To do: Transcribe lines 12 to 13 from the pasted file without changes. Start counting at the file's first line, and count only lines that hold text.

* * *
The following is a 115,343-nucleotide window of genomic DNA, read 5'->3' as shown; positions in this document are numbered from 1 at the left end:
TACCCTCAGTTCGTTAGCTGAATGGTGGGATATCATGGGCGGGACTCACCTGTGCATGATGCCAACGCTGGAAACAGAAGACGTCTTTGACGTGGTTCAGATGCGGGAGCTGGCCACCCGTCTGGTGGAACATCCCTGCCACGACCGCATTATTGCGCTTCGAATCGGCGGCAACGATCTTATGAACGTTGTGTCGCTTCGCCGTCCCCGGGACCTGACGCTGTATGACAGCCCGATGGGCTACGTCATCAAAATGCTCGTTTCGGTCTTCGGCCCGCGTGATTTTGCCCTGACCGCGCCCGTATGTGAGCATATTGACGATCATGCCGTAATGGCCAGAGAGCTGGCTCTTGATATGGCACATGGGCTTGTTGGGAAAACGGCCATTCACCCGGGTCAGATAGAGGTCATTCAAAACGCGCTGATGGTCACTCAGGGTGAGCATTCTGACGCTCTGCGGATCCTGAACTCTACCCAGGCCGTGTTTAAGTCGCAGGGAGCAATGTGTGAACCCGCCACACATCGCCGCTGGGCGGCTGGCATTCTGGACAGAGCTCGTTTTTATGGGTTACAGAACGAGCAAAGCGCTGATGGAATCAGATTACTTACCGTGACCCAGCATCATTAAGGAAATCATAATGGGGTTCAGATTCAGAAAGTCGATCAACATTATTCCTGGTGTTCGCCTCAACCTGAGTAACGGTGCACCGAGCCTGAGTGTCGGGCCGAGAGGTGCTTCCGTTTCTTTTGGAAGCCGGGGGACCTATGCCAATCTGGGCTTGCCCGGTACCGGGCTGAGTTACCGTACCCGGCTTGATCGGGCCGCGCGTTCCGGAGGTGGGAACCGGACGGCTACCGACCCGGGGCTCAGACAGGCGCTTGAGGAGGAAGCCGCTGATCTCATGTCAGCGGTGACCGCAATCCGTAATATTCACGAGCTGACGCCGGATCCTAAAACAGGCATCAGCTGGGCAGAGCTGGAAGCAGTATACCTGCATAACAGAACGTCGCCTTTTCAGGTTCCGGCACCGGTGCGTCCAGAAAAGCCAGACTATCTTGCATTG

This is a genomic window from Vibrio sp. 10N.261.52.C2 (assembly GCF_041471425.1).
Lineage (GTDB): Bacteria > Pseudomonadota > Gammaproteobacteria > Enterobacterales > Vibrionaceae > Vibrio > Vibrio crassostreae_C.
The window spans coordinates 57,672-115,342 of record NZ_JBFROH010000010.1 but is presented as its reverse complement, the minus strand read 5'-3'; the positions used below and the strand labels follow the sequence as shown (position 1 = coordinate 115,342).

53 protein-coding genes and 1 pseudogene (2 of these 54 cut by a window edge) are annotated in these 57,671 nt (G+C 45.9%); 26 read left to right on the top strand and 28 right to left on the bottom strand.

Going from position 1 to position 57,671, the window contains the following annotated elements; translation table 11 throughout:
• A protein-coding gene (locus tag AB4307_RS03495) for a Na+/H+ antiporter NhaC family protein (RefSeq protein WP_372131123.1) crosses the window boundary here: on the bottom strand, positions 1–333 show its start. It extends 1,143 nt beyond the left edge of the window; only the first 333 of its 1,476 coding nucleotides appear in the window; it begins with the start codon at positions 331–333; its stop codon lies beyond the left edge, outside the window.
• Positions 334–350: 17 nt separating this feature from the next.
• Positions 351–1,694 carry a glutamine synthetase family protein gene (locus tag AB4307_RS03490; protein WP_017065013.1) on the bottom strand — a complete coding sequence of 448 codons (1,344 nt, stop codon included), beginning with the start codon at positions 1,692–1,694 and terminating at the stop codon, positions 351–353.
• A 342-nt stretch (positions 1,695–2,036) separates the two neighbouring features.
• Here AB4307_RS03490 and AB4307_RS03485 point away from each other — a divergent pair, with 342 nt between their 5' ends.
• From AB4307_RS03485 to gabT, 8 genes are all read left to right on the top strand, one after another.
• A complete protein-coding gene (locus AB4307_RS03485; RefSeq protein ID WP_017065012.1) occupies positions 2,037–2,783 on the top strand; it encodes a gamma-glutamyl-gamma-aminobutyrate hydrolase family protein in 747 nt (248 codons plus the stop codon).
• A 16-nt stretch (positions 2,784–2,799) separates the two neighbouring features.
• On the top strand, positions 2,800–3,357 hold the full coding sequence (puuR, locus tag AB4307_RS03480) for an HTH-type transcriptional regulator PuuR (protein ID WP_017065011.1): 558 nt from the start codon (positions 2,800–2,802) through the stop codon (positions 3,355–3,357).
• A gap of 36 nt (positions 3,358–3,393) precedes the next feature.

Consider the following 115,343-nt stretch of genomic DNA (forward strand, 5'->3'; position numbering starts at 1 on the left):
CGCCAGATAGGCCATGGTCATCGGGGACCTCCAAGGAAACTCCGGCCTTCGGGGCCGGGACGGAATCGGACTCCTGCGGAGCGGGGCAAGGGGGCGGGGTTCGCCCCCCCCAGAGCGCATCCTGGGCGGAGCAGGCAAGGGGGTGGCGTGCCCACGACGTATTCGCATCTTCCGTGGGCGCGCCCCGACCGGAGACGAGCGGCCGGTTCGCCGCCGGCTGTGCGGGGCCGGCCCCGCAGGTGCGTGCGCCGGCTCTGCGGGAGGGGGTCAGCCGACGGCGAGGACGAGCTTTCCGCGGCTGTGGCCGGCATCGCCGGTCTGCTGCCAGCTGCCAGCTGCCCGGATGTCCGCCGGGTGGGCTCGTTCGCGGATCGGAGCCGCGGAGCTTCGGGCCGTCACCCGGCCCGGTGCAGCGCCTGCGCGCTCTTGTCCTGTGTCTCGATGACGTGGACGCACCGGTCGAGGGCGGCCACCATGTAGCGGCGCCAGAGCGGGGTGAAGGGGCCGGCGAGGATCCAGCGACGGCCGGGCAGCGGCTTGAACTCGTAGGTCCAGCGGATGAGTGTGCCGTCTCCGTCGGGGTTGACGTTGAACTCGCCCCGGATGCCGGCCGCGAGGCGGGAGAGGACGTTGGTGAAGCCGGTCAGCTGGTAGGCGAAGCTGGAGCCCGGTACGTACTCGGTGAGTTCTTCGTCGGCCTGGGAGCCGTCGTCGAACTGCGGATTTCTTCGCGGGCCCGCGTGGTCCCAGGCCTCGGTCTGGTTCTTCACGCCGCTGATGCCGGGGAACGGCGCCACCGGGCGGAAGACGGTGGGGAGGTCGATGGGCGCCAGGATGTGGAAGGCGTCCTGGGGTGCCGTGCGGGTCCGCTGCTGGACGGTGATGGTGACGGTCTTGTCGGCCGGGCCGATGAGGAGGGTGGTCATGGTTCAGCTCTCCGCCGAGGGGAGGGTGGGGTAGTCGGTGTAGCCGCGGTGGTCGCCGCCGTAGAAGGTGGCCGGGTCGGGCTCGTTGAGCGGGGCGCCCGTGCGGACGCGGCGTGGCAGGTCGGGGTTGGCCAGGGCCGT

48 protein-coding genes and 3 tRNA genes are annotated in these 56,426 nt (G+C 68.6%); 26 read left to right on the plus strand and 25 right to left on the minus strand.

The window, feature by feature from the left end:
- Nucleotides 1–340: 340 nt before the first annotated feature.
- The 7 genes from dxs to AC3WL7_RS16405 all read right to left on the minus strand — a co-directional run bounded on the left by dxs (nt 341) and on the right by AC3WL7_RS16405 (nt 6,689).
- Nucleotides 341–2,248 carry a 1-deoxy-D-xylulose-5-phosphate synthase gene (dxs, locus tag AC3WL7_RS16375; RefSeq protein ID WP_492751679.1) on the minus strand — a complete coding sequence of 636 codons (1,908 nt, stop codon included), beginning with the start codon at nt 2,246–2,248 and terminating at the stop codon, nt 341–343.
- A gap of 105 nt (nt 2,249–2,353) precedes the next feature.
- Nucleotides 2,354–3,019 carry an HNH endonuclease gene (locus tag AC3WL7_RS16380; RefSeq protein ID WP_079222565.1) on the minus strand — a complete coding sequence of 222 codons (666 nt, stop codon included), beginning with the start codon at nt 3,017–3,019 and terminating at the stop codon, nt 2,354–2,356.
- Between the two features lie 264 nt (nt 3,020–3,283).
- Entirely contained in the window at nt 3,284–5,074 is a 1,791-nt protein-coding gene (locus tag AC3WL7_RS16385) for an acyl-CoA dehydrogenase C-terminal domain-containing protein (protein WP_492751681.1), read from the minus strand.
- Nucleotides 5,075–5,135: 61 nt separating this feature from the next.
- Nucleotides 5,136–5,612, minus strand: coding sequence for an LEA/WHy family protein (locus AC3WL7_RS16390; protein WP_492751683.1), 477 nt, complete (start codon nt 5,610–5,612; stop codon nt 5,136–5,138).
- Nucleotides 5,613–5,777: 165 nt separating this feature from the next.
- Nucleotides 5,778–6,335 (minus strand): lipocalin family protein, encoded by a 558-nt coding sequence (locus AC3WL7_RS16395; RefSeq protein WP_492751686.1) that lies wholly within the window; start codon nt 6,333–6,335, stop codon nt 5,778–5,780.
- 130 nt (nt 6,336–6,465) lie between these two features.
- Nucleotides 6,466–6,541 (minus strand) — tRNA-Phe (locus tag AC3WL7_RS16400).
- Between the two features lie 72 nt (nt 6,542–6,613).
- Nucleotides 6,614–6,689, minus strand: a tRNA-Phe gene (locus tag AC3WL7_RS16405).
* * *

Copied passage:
• Here AB4307_RS03490 and AB4307_RS03485 point away from each other — a divergent pair, with 342 nt between their 5' ends.
• From AB4307_RS03485 to gabT, 8 genes are all read left to right on the top strand, one after another.